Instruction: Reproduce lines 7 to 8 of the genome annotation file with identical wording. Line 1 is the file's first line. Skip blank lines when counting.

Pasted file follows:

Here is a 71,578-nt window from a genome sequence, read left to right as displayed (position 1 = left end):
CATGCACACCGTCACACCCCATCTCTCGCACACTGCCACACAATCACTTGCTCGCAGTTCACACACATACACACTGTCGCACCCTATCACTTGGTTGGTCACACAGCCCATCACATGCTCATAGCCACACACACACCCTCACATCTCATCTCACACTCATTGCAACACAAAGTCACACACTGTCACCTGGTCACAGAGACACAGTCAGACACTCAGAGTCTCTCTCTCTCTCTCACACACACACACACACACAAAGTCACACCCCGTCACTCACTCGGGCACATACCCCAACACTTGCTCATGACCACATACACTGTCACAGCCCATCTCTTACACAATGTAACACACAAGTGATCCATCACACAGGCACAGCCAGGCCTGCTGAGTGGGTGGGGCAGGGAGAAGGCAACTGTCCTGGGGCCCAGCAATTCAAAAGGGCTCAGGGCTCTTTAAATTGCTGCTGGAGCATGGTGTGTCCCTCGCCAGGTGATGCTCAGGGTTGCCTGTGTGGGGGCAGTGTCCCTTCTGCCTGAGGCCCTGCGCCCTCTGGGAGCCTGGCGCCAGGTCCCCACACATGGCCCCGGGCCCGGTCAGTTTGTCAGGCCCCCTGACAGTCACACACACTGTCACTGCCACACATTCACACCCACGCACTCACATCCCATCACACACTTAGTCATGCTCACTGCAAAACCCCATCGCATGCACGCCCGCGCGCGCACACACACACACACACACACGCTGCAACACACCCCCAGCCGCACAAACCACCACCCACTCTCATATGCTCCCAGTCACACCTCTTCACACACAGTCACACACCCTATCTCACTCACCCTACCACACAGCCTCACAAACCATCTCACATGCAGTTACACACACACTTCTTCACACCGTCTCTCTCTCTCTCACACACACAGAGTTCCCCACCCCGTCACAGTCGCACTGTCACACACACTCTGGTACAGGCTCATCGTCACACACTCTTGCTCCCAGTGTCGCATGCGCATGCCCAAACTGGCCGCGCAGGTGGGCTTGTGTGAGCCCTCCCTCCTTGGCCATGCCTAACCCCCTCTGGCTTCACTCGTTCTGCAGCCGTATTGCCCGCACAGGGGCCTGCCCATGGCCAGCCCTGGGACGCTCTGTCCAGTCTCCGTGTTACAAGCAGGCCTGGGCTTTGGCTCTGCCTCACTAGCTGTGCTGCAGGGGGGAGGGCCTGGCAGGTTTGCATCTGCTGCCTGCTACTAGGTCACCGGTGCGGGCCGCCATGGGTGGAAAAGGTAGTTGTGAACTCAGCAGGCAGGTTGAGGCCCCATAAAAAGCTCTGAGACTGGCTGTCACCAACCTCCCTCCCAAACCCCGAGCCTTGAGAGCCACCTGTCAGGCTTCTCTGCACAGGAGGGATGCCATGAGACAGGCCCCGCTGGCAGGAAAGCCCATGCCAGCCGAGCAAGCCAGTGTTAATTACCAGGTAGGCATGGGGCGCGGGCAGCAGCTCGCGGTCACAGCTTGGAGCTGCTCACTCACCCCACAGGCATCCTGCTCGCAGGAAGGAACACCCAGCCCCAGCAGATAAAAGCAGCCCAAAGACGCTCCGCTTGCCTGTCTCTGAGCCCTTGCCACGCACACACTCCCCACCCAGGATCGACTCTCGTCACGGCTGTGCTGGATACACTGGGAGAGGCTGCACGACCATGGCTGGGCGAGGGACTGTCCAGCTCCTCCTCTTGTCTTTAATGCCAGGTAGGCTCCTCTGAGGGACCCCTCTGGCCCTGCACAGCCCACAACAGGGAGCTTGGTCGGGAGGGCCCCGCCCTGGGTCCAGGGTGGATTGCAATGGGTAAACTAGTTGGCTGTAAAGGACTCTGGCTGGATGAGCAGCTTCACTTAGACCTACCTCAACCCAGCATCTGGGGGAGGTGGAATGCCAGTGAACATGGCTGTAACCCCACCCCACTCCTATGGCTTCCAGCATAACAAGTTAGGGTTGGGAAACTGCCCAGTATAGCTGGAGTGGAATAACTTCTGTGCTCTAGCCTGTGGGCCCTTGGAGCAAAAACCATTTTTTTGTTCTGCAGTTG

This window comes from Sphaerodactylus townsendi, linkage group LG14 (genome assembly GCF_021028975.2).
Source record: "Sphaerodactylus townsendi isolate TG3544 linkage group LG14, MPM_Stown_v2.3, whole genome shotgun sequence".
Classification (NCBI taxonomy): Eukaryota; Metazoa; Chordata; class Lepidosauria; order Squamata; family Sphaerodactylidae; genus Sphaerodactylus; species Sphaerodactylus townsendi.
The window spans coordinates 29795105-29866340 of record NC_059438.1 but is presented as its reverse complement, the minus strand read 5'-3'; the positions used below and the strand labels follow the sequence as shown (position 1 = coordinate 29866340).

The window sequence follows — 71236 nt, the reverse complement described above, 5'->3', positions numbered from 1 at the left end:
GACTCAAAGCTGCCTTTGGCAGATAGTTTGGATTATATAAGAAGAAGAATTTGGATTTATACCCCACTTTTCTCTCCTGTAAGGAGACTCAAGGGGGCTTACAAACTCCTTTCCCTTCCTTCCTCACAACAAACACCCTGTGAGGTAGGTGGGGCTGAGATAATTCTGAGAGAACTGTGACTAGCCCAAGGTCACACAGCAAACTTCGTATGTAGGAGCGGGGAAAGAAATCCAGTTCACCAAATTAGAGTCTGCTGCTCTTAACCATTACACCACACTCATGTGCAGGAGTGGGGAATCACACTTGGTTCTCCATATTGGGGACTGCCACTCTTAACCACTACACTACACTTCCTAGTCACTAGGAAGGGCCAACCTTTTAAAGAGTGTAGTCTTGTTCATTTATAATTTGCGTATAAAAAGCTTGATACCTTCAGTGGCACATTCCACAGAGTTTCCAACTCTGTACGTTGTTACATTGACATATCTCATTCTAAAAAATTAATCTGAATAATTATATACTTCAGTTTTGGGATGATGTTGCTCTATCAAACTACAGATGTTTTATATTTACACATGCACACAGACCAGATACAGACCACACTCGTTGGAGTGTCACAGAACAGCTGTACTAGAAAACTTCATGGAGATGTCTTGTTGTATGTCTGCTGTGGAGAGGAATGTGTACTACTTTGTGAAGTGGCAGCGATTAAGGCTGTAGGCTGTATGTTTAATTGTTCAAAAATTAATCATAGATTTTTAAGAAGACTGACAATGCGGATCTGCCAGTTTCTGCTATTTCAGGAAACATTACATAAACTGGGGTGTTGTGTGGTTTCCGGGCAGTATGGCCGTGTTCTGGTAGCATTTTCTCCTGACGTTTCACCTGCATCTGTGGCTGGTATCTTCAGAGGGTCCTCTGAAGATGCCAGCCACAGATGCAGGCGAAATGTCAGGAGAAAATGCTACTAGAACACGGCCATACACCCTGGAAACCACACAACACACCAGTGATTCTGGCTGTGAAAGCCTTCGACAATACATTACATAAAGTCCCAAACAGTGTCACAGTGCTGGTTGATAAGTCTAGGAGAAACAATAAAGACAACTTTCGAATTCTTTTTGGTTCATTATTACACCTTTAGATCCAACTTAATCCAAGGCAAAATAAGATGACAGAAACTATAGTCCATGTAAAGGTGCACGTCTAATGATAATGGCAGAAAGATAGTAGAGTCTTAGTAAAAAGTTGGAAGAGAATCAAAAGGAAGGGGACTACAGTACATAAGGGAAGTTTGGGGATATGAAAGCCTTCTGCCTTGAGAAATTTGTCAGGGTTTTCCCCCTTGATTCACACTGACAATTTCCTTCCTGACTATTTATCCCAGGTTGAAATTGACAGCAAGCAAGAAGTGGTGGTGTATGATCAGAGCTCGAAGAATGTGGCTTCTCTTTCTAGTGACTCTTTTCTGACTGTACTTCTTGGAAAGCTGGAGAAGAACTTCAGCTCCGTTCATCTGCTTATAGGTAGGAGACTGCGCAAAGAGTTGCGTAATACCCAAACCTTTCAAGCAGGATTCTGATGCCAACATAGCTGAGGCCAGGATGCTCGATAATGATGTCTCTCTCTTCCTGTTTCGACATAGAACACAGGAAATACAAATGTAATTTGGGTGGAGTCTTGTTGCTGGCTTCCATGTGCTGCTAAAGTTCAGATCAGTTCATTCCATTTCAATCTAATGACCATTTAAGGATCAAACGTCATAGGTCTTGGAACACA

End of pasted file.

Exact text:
The window sequence follows — 71236 nt, the reverse complement described above, 5'->3', positions numbered from 1 at the left end:
GACTCAAAGCTGCCTTTGGCAGATAGTTTGGATTATATAAGAAGAAGAATTTGGATTTATACCCCACTTTTCTCTCCTGTAAGGAGACTCAAGGGGGCTTACAAACTCCTTTCCCTTCCTTCCTCACAACAAACACCCTGTGAGGTAGGTGGGGCTGAGATAATTCTGAGAGAACTGTGACTAGCCCAAGGTCACACAGCAAACTTCGTATGTAGGAGCGGGGAAAGAAATCCAGTTCACCAAATTAGAGTCTGCTGCTCTTAACCATTACACCACACTCATGTGCAGGAGTGGGGAATCACACTTGGTTCTCCATATTGGGGACTGCCACTCTTAACCACTACACTACACTTCCTAGTCACTAGGAAGGGCCAACCTTTTAAAGAGTGTAGTCTTGTTCATTTATAATTTGCGTATAAAAAGCTTGATACCTTCAGTGGCACATTCCACAGAGTTTCCAACTCTGTACGTTGTTACATTGACATATCTCATTCTAAAAAATTAATCTGAATAATTATATACTTCAGTTTTGGGATGATGTTGCTCTATCAAACTACAGATGTTTTATATTTACACATGCACACAGACCAGATACAGACCACACTCGTTGGAGTGTCACAGAACAGCTGTACTAGAAAACTTCATGGAGATGTCTTGTTGTATGTCTGCTGTGGAGAGGAATGTGTACTACTTTGTGAAGTGGCAGCGATTAAGGCTGTAGGCTGTATGTTTAATTGTTCAAAAATTAATCATAGATTTTTAAGAAGACTGACAATGCGGATCTGCCAGTTTCTGCTATTTCAGGAAACATTACATAAACTGGGGTGTTGTGTGGTTTCCGGGCAGTATGGCCGTGTTCTGGTAGCATTTTCTCCTGACGTTTCACCTGCATCTGTGGCTGGTATCTTCAGAGGGTCCTCTGAAGATGCCAGCCACAGATGCAGGCGAAATGTCAGGAGAAAATGCTACTAGAACACGGCCATACACCCTGGAAACCACACAACACACCAGTGATTCTGGCTGTGAAAGCCTTCGACAATACATTACATAAAGTCCCAAACAGTGTCACAGTGCTGGTTGATAAGTCTAGGAGAAACAATAAAGACAACTTTCGAATTCTTTTTGGTTCATTATTACACCTTTAGATCCAACTTAATCCAAGGCAAAATAAGATGACAGAAACTATAGTCCATGTAAAGGTGCACGTCTAATGATAATGGCAGAAAGATAGTAGAGTCTTAGTAAAAAGTTGGAAGAGAATCAAAAGGAAGGGGACTACAGTACATAAGGGAAGTTTGGGGATATGAAAGCCTTCTGCCTTGAGAAATTTGTCAGGGTTTTCCCCCTTGATTCACACTGACAATTTCCTTCCTGACTATTTATCCCAGGTTGAAATTGACAGCAAGCAAGAAGTGGTGGTGTATGATCAGAGCTCGAAGAATGTGGCTTCTCTTTCTAGTGACTCTTTTCTGACTGTACTTCTTGGAAAGCTGGAGAAGAACTTCAGCTCCGTTCATCTGCTTATAGGTAGGAGACTGCGCAAAGAGTTGCGTAATACCCAAACCTTTCAAGCAGGATTCTGATGCCAACATAGCTGAGGCCAGGATGCTCGATAATGATGTCTCTCTCTTCCTGTTTCGACATAGAACACAGGAAATACAAATGTAATTTGGGTGGAGTCTTGTTGCTGGCTTCCATGTGCTGCTAAAGTTCAGATCAGTTCATTCCATTTCAATCTAATGACCATTTAAGGATCAAACGTCATAGGTCTTGGAACACA